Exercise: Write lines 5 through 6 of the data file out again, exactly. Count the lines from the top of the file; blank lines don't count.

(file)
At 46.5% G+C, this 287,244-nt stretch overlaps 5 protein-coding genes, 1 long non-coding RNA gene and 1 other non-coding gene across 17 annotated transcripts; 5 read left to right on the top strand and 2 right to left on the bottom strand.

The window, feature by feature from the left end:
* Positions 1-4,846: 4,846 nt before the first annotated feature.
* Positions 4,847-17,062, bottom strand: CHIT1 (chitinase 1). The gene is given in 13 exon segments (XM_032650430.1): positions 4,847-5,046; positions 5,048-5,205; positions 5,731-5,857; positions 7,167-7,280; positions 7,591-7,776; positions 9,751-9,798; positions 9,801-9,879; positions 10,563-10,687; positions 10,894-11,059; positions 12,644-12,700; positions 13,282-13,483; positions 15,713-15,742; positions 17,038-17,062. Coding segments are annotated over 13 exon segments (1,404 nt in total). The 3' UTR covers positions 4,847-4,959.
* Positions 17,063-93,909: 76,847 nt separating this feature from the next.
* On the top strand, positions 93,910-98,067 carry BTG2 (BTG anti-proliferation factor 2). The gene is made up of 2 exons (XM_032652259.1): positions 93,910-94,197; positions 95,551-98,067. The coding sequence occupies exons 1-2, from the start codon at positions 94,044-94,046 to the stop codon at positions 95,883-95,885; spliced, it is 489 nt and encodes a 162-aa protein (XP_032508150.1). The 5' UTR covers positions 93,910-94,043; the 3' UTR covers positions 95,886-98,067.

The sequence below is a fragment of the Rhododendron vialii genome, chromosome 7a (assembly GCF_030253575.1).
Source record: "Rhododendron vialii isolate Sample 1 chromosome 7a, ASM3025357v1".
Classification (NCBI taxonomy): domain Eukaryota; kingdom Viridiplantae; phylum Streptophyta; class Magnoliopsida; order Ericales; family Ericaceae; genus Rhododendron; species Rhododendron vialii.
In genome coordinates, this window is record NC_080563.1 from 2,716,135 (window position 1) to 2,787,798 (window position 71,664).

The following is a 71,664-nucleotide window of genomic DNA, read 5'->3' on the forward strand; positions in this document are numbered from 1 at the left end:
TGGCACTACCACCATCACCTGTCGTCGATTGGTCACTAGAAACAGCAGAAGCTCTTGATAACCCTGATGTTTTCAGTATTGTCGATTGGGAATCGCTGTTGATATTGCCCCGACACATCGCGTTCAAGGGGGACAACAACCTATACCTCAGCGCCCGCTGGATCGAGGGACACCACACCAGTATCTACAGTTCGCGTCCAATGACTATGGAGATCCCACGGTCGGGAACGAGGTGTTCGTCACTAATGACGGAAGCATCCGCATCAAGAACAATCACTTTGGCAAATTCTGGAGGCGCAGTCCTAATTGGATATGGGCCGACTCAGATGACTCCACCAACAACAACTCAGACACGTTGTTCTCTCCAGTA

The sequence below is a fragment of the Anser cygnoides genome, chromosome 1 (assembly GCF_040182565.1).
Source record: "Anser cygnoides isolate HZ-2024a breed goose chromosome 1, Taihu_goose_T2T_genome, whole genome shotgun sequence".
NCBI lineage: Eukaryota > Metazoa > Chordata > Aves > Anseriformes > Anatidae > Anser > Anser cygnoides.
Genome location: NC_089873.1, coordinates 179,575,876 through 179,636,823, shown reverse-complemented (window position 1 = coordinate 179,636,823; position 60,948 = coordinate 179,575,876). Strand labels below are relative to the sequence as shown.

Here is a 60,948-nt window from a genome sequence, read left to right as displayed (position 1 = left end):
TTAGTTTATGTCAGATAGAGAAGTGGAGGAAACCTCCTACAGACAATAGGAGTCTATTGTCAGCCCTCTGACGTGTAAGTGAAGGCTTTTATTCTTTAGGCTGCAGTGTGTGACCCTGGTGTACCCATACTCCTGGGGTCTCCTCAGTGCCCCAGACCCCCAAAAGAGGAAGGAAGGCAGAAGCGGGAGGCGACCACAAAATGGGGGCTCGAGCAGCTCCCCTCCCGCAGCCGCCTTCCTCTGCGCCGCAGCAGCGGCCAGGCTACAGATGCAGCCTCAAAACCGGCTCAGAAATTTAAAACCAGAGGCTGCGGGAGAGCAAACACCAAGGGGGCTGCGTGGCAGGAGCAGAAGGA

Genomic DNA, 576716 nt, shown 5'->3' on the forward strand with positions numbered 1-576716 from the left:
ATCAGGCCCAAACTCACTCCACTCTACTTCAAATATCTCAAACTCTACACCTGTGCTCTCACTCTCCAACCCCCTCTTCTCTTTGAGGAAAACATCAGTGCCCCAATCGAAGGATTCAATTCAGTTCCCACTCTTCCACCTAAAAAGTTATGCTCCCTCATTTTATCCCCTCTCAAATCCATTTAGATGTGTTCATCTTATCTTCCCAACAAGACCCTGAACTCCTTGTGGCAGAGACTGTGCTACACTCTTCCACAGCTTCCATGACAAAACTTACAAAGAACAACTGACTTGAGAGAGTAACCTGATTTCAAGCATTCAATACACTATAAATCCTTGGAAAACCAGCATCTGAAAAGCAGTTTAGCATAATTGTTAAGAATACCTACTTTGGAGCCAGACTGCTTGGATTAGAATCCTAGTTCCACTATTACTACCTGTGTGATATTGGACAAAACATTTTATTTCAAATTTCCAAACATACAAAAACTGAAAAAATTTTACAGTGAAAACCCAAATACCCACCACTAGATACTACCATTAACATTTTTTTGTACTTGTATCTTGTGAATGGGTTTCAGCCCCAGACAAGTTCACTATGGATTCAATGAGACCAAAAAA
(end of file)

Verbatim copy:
* Positions 17,063-93,909: 76,847 nt separating this feature from the next.
* On the top strand, positions 93,910-98,067 carry BTG2 (BTG anti-proliferation factor 2). The gene is made up of 2 exons (XM_032652259.1): positions 93,910-94,197; positions 95,551-98,067. The coding sequence occupies exons 1-2, from the start codon at positions 94,044-94,046 to the stop codon at positions 95,883-95,885; spliced, it is 489 nt and encodes a 162-aa protein (XP_032508150.1). The 5' UTR covers positions 93,910-94,043; the 3' UTR covers positions 95,886-98,067.